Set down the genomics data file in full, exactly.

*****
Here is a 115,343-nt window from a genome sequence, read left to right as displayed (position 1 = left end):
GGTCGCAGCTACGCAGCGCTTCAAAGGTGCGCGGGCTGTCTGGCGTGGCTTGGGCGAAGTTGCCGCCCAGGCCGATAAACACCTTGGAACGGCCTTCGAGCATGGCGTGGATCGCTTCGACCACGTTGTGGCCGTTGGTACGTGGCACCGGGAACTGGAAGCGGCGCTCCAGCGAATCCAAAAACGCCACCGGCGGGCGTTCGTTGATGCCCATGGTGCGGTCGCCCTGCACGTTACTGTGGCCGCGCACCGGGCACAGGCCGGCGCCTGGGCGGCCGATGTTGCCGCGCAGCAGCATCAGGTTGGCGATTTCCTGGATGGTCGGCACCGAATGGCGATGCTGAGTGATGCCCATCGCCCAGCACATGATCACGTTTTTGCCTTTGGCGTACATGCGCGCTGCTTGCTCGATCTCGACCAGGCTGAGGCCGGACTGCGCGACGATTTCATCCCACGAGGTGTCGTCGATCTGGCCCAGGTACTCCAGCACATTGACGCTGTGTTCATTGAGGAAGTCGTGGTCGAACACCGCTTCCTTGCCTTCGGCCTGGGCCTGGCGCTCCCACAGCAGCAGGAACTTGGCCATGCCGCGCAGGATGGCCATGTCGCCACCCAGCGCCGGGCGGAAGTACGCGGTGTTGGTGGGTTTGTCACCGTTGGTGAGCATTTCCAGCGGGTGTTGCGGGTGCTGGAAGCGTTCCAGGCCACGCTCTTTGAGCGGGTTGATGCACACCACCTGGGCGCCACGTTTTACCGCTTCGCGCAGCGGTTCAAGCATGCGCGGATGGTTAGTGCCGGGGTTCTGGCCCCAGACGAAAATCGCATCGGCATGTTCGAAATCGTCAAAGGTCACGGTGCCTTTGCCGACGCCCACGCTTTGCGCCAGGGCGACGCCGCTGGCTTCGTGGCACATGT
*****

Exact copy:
Here is a 115,343-nt window from a genome sequence, read left to right as displayed (position 1 = left end):
GGTCGCAGCTACGCAGCGCTTCAAAGGTGCGCGGGCTGTCTGGCGTGGCTTGGGCGAAGTTGCCGCCCAGGCCGATAAACACCTTGGAACGGCCTTCGAGCATGGCGTGGATCGCTTCGACCACGTTGTGGCCGTTGGTACGTGGCACCGGGAACTGGAAGCGGCGCTCCAGCGAATCCAAAAACGCCACCGGCGGGCGTTCGTTGATGCCCATGGTGCGGTCGCCCTGCACGTTACTGTGGCCGCGCACCGGGCACAGGCCGGCGCCTGGGCGGCCGATGTTGCCGCGCAGCAGCATCAGGTTGGCGATTTCCTGGATGGTCGGCACCGAATGGCGATGCTGAGTGATGCCCATCGCCCAGCACATGATCACGTTTTTGCCTTTGGCGTACATGCGCGCTGCTTGCTCGATCTCGACCAGGCTGAGGCCGGACTGCGCGACGATTTCATCCCACGAGGTGTCGTCGATCTGGCCCAGGTACTCCAGCACATTGACGCTGTGTTCATTGAGGAAGTCGTGGTCGAACACCGCTTCCTTGCCTTCGGCCTGGGCCTGGCGCTCCCACAGCAGCAGGAACTTGGCCATGCCGCGCAGGATGGCCATGTCGCCACCCAGCGCCGGGCGGAAGTACGCGGTGTTGGTGGGTTTGTCACCGTTGGTGAGCATTTCCAGCGGGTGTTGCGGGTGCTGGAAGCGTTCCAGGCCACGCTCTTTGAGCGGGTTGATGCACACCACCTGGGCGCCACGTTTTACCGCTTCGCGCAGCGGTTCAAGCATGCGCGGATGGTTAGTGCCGGGGTTCTGGCCCCAGACGAAAATCGCATCGGCATGTTCGAAATCGTCAAAGGTCACGGTGCCTTTGCCGACGCCCACGCTTTGCGCCAGGGCGACGCCGCTGGCTTCGTGGCACATGT